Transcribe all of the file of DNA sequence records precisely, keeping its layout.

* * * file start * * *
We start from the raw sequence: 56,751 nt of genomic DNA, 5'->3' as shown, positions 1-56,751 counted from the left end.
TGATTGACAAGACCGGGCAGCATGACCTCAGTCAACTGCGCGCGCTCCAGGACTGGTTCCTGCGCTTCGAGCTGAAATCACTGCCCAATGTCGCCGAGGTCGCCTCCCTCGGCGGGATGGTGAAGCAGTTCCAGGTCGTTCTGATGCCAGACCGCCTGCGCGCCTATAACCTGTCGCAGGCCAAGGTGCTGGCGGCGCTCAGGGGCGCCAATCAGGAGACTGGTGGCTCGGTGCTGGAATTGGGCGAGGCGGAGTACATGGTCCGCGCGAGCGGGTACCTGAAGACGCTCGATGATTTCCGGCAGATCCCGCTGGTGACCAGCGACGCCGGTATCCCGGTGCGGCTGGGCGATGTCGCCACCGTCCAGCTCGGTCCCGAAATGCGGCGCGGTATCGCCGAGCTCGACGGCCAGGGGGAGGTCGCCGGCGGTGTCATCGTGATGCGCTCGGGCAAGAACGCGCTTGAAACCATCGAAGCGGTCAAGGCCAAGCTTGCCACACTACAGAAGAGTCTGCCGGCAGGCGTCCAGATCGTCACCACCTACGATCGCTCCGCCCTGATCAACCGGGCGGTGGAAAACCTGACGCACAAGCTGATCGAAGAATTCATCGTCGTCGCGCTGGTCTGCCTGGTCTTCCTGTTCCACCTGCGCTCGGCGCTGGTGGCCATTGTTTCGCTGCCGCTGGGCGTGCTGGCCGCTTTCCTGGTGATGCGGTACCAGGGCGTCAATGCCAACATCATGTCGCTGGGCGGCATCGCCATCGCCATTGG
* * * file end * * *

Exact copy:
We start from the raw sequence: 56,751 nt of genomic DNA, 5'->3' as shown, positions 1-56,751 counted from the left end.
TGATTGACAAGACCGGGCAGCATGACCTCAGTCAACTGCGCGCGCTCCAGGACTGGTTCCTGCGCTTCGAGCTGAAATCACTGCCCAATGTCGCCGAGGTCGCCTCCCTCGGCGGGATGGTGAAGCAGTTCCAGGTCGTTCTGATGCCAGACCGCCTGCGCGCCTATAACCTGTCGCAGGCCAAGGTGCTGGCGGCGCTCAGGGGCGCCAATCAGGAGACTGGTGGCTCGGTGCTGGAATTGGGCGAGGCGGAGTACATGGTCCGCGCGAGCGGGTACCTGAAGACGCTCGATGATTTCCGGCAGATCCCGCTGGTGACCAGCGACGCCGGTATCCCGGTGCGGCTGGGCGATGTCGCCACCGTCCAGCTCGGTCCCGAAATGCGGCGCGGTATCGCCGAGCTCGACGGCCAGGGGGAGGTCGCCGGCGGTGTCATCGTGATGCGCTCGGGCAAGAACGCGCTTGAAACCATCGAAGCGGTCAAGGCCAAGCTTGCCACACTACAGAAGAGTCTGCCGGCAGGCGTCCAGATCGTCACCACCTACGATCGCTCCGCCCTGATCAACCGGGCGGTGGAAAACCTGACGCACAAGCTGATCGAAGAATTCATCGTCGTCGCGCTGGTCTGCCTGGTCTTCCTGTTCCACCTGCGCTCGGCGCTGGTGGCCATTGTTTCGCTGCCGCTGGGCGTGCTGGCCGCTTTCCTGGTGATGCGGTACCAGGGCGTCAATGCCAACATCATGTCGCTGGGCGGCATCGCCATCGCCATTGG